Turkish translation: Çagdas Türkiye’de Islam: Din, Siyaset, Edebiyat ve Laik Devlet, Istanbul, Sarmal Yayınevi, 1993.
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Pastoral nomads have often been portrayed as fundamentally different from settled peoples in their culture and social organization. They are assumed to be free of the ties that bind villagers to their homes and land. With this freedom and mobility, moreover, they are thought to be naturally both independent and capable of uniting effectively against outsiders – and they are notoriously lax in matters of religion.
Questioning the validity of such stereotypes, the author examines the relation between grazing rights, local community politics and ritual behaviour among the Shahsevan nomads of northeastern Azarbayjan, in Iran. At the time of the fieldwork on which the books is based the Shahsevan, unlike pastoral nomads described by other writers, operated a system whereby individuals held and inherited exclusive rights in particular pastures, and could sell or rent them to other people. The book shows how this system gave rise to distinctive patterns of inequality and competition within the primary nomadic communities, how these political relations were expressed, and how leaders would regulate them by control of symbolic institutions and ritual activities associated with the communities.
In the first chapter of the book the author underlines the importance of these issues for comparative and theoretical study, while the final chapter places the Shahsevan in a broader perspective by comparing them with some other societies, drawing some general conclusions about the relation between territorial and political organization.More info →
Technology, Tradition and Survival describes aspects of traditional science, technology and material culture in the Middle East and Central Asia. Contributors address three related themes: first, the history, variety and sophistication of traditional science in these regions; second, their influence on the history of Europe and the West; third, the threat posed by modern Western technologies to the survival of traditional technologies that have continuing value according to today's standards of sustainability and appropriateness to local cultural, social and ecological conditions. There is a clear need for the conservation of some artefacts that are under threat of extinction. Individual chapters focus on specific aspects of technology and material culture: science and medicine; water technologies; vernacular architecture; fixed buildings and the mobile tents of nomads; looms and weaving; and the structure of bazaars.More info →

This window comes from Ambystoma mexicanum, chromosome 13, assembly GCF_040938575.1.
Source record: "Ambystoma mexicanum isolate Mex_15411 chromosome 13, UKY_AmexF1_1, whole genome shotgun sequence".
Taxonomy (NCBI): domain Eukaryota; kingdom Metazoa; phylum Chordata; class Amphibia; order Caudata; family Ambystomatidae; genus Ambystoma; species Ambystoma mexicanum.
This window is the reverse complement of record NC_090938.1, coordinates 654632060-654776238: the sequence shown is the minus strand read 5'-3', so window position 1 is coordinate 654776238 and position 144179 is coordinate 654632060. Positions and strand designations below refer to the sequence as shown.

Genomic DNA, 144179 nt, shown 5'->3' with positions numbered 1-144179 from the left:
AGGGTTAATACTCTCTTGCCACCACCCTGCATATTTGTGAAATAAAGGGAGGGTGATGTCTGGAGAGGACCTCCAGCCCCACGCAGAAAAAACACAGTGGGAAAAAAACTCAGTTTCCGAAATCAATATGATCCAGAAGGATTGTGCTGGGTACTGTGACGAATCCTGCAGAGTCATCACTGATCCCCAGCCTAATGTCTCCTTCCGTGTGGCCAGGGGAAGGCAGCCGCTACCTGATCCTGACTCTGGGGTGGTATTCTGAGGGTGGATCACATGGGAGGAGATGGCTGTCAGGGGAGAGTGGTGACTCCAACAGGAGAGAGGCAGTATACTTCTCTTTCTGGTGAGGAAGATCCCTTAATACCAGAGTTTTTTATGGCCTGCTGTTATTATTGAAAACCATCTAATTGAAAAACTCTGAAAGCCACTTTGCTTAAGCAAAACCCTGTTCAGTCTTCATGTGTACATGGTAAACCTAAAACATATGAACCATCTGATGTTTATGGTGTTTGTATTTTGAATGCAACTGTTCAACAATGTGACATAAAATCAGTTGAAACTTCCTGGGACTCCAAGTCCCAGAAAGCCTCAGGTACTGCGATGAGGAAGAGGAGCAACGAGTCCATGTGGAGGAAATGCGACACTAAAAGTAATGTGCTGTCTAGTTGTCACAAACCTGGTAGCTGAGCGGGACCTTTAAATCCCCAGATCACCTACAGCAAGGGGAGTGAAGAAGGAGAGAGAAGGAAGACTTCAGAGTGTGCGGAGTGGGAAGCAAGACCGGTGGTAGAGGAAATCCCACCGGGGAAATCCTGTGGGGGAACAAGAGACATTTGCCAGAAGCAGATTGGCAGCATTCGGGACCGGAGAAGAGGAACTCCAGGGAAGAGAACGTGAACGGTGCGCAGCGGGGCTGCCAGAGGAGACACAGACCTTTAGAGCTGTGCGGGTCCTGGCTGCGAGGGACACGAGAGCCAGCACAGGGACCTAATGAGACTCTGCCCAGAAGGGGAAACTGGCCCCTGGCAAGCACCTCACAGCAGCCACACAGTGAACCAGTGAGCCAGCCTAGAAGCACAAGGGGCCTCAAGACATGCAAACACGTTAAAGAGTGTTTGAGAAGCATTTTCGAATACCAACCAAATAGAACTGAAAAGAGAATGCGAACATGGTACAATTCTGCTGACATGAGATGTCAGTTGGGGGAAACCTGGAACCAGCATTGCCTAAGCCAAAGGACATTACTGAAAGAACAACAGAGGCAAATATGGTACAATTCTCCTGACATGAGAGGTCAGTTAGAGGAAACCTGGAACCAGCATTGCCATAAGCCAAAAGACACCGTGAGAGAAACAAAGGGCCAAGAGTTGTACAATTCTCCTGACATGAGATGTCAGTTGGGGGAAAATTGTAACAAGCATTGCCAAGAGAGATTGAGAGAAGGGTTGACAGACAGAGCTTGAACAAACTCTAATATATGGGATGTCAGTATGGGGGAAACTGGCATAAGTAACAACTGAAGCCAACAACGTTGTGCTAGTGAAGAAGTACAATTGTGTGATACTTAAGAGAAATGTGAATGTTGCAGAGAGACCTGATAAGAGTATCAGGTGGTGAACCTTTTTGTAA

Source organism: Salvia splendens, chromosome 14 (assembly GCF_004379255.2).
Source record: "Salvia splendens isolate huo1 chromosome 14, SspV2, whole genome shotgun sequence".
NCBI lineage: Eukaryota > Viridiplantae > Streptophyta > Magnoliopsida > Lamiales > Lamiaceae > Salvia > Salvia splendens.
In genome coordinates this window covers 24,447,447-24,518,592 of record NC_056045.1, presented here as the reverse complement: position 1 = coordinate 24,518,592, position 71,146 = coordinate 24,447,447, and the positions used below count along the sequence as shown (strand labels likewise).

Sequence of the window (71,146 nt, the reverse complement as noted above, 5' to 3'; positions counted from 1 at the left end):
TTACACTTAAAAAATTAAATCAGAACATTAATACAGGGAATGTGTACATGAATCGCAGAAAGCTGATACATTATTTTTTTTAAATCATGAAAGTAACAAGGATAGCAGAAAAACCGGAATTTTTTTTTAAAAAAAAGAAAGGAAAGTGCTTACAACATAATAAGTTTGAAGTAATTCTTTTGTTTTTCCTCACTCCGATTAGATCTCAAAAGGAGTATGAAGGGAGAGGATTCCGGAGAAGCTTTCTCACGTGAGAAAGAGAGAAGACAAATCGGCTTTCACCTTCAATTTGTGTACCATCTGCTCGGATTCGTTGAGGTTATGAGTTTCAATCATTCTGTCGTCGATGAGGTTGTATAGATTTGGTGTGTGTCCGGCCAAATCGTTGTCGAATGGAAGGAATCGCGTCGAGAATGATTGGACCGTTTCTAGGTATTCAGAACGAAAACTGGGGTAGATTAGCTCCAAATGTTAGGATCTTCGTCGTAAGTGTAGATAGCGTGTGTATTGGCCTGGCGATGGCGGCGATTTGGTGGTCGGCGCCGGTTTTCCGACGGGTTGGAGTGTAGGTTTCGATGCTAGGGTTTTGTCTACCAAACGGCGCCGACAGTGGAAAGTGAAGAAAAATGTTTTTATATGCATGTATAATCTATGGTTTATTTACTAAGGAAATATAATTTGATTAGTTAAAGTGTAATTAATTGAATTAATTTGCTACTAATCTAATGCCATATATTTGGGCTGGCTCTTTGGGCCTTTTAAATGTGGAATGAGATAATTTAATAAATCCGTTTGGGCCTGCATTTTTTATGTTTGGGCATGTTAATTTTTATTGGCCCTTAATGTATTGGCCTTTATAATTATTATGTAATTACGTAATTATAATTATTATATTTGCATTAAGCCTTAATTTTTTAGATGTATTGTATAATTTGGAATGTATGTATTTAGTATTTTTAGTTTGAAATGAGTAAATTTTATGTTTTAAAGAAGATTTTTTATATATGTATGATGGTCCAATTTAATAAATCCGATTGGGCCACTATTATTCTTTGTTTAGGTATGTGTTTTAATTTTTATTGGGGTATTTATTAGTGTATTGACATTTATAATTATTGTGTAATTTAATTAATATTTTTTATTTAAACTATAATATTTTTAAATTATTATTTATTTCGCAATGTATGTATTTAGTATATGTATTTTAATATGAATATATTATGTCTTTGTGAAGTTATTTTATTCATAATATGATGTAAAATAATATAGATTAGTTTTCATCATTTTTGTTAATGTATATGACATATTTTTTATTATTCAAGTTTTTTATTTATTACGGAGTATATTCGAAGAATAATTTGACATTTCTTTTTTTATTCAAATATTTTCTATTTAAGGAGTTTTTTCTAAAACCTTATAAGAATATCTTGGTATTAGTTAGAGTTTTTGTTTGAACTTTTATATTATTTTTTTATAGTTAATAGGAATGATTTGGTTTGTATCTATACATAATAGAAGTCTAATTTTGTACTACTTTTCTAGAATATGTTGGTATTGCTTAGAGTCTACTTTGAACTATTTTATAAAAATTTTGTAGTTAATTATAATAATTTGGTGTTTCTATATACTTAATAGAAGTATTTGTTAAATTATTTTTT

In 1978 and 1979, revolutions in Afghanistan and Iran marked a shift in the balance of power in South West Asia and the world. Shaken by events in Iran and the Soviet occupation of Afghanistan, the world has once more been made aware that tribalism is no anachronism in a struggle for political and cultural self-determination.
In Afghanistan the Soviet army is encountering touch opposition from tribesmen, while in Iran the onset of the revolution have the tribes, many of which are separate minority nations, an opportunity to move towards independence. Indeed, Iran is still threatened by the possibility that it may break up into smaller national units.
Much new research in this book provides historical and anthropological perspectives necessary to the eventual understanding of the events surrounding the revolutions.
This is a reprint of the original 1983 edition published by Croom Helm.
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Iranian cinema is today widely recognized not merely as a distinctive national cinema, but as one of the most innovative in the world. This international stature both fascinates Western observers and appears paradoxical in line with perceptions of Iran as anti-modern. The largely Iranian contributors to this book look in depth at how Iranian cinema became a true ‘world cinema’. From a range of perspectives, they explore cinema’s development in post Revolution Iran and its place in Iranian culture.
Turkish translation: Yeni İran Sineması: Siyaset, Temsil ve Kimlik, Istanbul, Kapı Yayınları, 2007.